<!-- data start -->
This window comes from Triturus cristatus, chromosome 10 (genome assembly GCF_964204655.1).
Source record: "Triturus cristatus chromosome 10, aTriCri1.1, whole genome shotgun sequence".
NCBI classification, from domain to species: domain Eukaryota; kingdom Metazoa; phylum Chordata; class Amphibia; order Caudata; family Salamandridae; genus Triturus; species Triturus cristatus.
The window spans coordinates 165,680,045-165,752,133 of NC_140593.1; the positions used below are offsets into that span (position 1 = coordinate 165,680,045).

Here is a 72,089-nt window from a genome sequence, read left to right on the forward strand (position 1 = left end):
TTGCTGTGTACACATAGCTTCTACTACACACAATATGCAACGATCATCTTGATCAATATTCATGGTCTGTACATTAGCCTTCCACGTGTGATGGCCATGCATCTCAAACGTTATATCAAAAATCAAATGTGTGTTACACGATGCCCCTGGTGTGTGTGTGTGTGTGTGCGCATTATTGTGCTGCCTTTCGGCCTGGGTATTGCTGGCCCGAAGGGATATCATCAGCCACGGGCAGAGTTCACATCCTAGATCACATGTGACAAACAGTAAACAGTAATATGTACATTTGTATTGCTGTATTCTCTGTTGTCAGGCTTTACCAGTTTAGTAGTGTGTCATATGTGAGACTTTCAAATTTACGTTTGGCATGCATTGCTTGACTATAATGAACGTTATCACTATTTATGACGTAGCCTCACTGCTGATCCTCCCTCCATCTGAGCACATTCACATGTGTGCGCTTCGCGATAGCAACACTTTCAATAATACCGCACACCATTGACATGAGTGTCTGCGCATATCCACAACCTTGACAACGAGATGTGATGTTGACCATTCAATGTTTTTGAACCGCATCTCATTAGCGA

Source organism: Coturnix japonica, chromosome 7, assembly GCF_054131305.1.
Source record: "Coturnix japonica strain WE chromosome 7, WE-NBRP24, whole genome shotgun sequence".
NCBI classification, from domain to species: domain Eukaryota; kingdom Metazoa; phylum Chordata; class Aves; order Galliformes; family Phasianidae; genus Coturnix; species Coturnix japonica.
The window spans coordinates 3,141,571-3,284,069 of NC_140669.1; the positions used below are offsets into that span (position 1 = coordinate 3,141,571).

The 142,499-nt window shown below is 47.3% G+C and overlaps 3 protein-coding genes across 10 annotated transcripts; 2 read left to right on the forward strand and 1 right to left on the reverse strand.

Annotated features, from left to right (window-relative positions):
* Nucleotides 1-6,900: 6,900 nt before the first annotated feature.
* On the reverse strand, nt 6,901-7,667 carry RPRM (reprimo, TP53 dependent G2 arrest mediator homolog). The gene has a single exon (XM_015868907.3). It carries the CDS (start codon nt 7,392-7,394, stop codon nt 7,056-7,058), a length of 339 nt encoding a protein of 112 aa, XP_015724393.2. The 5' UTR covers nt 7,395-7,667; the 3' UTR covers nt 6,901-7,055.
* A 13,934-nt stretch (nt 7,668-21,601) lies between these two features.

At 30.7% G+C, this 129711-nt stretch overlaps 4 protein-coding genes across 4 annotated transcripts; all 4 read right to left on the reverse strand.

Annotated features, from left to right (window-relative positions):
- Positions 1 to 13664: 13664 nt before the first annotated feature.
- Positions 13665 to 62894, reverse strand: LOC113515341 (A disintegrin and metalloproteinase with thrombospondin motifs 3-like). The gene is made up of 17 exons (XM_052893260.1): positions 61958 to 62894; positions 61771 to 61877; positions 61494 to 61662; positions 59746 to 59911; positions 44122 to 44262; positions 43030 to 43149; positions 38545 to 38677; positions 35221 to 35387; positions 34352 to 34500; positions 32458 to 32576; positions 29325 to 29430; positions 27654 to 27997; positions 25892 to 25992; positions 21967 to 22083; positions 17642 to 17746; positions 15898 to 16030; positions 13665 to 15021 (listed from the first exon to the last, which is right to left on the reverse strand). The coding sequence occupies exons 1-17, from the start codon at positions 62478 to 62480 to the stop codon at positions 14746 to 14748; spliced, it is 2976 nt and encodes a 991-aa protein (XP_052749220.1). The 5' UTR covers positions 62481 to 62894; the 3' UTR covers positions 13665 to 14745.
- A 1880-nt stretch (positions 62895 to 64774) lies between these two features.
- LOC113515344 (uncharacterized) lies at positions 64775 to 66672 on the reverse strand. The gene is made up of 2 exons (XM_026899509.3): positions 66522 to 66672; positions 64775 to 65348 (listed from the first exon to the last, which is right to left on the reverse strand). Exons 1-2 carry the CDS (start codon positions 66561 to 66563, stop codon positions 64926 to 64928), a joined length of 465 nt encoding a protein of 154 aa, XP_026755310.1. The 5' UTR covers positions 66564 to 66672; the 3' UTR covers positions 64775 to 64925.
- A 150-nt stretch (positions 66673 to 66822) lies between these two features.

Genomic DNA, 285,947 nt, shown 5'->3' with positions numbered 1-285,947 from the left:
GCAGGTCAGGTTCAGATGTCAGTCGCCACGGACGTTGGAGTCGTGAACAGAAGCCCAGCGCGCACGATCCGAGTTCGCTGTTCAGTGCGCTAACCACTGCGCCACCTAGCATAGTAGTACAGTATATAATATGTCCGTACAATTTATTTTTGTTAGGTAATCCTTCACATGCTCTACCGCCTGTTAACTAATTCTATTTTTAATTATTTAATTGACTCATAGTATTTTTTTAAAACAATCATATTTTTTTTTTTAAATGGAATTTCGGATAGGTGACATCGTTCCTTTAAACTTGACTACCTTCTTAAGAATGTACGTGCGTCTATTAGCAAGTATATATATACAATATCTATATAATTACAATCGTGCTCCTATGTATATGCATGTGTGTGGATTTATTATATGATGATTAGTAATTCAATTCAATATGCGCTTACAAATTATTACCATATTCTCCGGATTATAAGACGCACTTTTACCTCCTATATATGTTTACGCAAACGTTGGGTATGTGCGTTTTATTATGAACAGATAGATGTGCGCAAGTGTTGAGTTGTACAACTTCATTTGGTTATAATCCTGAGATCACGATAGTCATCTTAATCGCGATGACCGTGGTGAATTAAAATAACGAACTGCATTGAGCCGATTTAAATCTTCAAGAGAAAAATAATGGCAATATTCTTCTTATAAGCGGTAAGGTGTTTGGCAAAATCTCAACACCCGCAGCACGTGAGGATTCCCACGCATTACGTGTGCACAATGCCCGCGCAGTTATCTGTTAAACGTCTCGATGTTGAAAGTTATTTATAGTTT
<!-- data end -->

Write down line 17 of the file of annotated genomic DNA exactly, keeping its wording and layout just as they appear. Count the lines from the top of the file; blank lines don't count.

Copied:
Annotated features, from left to right (window-relative positions):